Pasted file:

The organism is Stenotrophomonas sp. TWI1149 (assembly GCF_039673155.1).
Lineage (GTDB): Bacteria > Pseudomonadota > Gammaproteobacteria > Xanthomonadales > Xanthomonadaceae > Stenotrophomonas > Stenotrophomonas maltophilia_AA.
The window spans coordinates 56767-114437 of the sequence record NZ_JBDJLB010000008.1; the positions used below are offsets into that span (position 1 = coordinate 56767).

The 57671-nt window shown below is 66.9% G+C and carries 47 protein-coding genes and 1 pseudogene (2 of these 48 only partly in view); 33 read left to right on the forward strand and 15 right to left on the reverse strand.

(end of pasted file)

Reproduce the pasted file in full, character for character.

The organism is Stenotrophomonas sp. TWI1149 (assembly GCF_039673155.1).
Lineage (GTDB): Bacteria > Pseudomonadota > Gammaproteobacteria > Xanthomonadales > Xanthomonadaceae > Stenotrophomonas > Stenotrophomonas maltophilia_AA.
The window spans coordinates 56767-114437 of the sequence record NZ_JBDJLB010000008.1; the positions used below are offsets into that span (position 1 = coordinate 56767).

The 57671-nt window shown below is 66.9% G+C and carries 47 protein-coding genes and 1 pseudogene (2 of these 48 only partly in view); 33 read left to right on the forward strand and 15 right to left on the reverse strand.